A REPORTER HEARS WHAT SHE WANTS TO HEAR AND DISREGARDS THE REST
Via Digby, I see that The Washington Post's Lori Montgomery is peddling conventional wisdom ...
If Congress doesn't provide additional stimulus spending, economists inside and outside the administration warn that the nation risks a prolonged period of high unemployment or, more frightening, a descent back into recession. But a competing threat -- the exploding federal budget deficit -- seems to be resonating more powerfully in Congress and among voters.
... and a blogger Ben Somberg has demonstrated that she's utterly wrong about the public's priorities:
... is this notion supported by what the polling actually says? No. Not even close.
A Pew Research / National Journal poll from early June asked "Which of the following national economic issues worries you most?" Number one was "job situation" with 41%. "Federal budget deficit" got 23%.
An NBC / Wall Street Journal poll from early May asked "Please tell me which one of these items you think should be the top priority for the federal government." Sure enough, "job creation and economic growth" won with 35%. "The deficit and government spending" got 20%.
A Fox News poll also in early May got even more dramatic results. "Economy and jobs" topped the priority list with 47%, while "deficit, spending" garnered only 15%....
Now, I don't want to be too kind to conventional wisdom-mongers like Lori Montgomery, but I know why they think what they think. Obviously they want to believe it's true, because pious deficit hawkery is always in fashion in Washington. Beyond that, though, there are polls that seem to confirm what they so much want to believe.
I just threw a whole bunch of numbers at you above. If you're still with me, I'm going to throw a few more at you. Then I'm going to play "can you spot the differences in these two pictures?"
This is from a June 2009 Pew Research Center "Pollwatch," but I think the nation's attitudes have changed less than you'd think since then:
... The latest survey by the Pew Research Center for the People & the Press finds the public evenly divided over whether deficit reduction or stimulus spending is the higher priority for the government right now. Among 1,005 adults interviewed over landline and cell phones June 18-21, 48% place a higher priority on "spending more to help the economy recover" while 46% prioritize "reducing the budget deficit."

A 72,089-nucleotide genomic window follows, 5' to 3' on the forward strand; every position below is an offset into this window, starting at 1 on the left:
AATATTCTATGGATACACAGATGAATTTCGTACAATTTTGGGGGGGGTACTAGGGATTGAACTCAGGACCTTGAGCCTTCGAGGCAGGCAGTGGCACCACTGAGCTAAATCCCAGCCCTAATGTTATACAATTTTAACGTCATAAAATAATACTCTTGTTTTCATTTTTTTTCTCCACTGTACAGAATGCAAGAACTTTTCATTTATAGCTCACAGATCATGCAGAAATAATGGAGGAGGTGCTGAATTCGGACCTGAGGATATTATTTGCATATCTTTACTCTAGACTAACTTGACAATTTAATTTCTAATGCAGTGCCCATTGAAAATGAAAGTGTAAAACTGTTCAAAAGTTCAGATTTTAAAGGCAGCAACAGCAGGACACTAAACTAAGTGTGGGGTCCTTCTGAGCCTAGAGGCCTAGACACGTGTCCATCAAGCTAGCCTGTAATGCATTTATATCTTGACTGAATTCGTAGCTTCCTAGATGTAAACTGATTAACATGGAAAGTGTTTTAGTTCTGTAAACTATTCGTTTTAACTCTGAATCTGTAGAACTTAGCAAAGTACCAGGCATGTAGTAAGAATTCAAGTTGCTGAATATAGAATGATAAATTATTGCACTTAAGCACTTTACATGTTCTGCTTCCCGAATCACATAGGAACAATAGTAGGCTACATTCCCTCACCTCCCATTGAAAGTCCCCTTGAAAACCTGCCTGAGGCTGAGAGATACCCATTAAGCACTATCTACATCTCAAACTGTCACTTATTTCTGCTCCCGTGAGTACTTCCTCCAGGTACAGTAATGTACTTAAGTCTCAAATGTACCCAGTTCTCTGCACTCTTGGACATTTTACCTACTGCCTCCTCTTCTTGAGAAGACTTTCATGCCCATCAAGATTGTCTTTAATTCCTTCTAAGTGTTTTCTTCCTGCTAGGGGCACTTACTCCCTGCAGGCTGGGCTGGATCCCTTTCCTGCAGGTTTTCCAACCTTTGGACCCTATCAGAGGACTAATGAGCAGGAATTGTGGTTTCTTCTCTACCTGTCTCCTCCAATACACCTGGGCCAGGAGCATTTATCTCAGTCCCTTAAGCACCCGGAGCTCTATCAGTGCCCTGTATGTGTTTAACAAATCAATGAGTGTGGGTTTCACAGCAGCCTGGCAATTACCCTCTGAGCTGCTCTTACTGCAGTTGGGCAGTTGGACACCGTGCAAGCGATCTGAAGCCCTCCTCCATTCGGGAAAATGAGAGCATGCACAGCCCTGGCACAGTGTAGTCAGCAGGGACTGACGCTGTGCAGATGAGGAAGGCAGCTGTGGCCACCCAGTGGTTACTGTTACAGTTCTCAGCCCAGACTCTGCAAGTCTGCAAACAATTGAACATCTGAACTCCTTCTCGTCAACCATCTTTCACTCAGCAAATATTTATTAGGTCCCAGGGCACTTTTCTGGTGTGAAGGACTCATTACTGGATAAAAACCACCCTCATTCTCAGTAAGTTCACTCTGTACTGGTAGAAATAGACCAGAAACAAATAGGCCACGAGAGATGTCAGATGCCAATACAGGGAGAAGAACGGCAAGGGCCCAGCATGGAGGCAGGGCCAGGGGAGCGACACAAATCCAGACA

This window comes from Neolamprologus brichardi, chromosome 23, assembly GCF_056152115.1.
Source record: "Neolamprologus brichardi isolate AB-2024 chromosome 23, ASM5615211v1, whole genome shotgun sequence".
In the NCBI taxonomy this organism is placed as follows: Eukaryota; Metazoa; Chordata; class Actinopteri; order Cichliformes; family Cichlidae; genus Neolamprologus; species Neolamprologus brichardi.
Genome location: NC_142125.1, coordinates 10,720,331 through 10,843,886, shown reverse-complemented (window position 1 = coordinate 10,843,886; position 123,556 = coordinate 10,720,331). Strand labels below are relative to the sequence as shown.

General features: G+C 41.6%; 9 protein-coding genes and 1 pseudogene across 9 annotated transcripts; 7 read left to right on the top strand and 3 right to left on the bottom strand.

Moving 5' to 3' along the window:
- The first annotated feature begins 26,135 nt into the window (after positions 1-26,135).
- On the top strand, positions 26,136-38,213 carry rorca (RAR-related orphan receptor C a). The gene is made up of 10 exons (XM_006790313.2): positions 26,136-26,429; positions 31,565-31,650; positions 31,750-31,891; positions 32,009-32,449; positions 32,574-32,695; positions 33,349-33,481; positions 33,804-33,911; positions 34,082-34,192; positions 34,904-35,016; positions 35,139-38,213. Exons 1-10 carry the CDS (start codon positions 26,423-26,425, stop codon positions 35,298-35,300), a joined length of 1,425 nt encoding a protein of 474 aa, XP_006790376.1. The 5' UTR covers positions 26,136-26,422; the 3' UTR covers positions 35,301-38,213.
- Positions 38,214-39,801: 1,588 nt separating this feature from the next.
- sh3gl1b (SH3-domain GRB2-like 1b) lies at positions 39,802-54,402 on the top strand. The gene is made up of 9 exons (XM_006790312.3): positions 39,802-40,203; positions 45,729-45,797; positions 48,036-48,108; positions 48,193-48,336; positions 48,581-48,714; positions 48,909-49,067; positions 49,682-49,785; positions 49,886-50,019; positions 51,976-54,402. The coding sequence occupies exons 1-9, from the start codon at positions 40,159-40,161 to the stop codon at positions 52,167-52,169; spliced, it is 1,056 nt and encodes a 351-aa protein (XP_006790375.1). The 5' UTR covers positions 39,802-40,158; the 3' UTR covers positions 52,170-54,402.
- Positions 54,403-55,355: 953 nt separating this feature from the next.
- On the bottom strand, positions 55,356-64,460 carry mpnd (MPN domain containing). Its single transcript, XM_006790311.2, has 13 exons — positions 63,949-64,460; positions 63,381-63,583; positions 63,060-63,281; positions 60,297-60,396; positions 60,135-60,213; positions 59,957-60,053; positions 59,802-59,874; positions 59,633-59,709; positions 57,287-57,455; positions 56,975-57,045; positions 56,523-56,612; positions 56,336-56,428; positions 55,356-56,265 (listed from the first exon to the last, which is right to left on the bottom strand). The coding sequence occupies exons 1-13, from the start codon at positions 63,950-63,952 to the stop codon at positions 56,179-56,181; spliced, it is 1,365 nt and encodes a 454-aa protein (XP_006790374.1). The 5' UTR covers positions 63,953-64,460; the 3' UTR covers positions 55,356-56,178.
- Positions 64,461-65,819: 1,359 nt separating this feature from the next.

...[A recent] NBC/WSJ survey asked if the president and Congress should worry more about "boosting the economy even though it may mean larger budget deficits now and in the future" or "keeping the budget deficit down even though it may mean it will take longer for the economy to recover." When these countervailing arguments are provided, they find more siding with deficit reduction by a 23-point margin (58% vs. 35%). [A recent] CBS/NYT survey asked if the government "should spend money to stimulate the national economy, even if it means increasing the budget deficit" or "should NOT spend money to stimulate the national economy and should instead focus on reducing the budget deficit." This formulation also found more favoring deficit reduction, but by a narrower 11-point margin (52% vs. 41%).
So even a year ago you could find polls seeming to show what Lori Montgomery thinks is out there -- great concern about deficits.
But did you notice what words are missing in the poll questions listed by Pew?
"Employment." "Unemployment." "Jobs."
If you compare debts and the deficit to helping "the economy to recover" or "stimulat[ing] the economy," people want to prioritize deficits and debt.
But if you compare debts and the deficit to jobs, you find that, well, people want some damn jobs.
The extent to which debt and deficits concern most Americas is already greater than it should be, even in polls where these rank far down on priority lists, for a simple reason, I think: to an ordinary person, being in financial trouble is being in debt. Most people don't think of the government as being different from themselves. They don't think about the fact that it might be necessary to spend up to churn up economic activity, and that the money spent will be well spent in the long run.
(To some extent I fault the Keynesians in our government, who can't, or don't bother to, explain this idea in plain language. Businesses do this all the time -- advertising even when they're running losses, for instance. Individuals sometimes do it, too -- for instance, paying for schooling or retraining when they're broke and unemployed. I'd appreciate it if the president of the United States would make such comparisons.)
But, in any event, poll respondents absolutely prefer job creation to debt reduction. Job creation is something they get. "Economic stimulus"? Not so much. "Economic stimulus" is abstract.
It's good that pollsters poll these questions several different ways. It helps us get a nuanced picture of public opinion. It's bad, however, that reporters like Montgomery cherry-pick the polls, or are simply blind to the ones that don't jibe with Beltway conventional wisdom.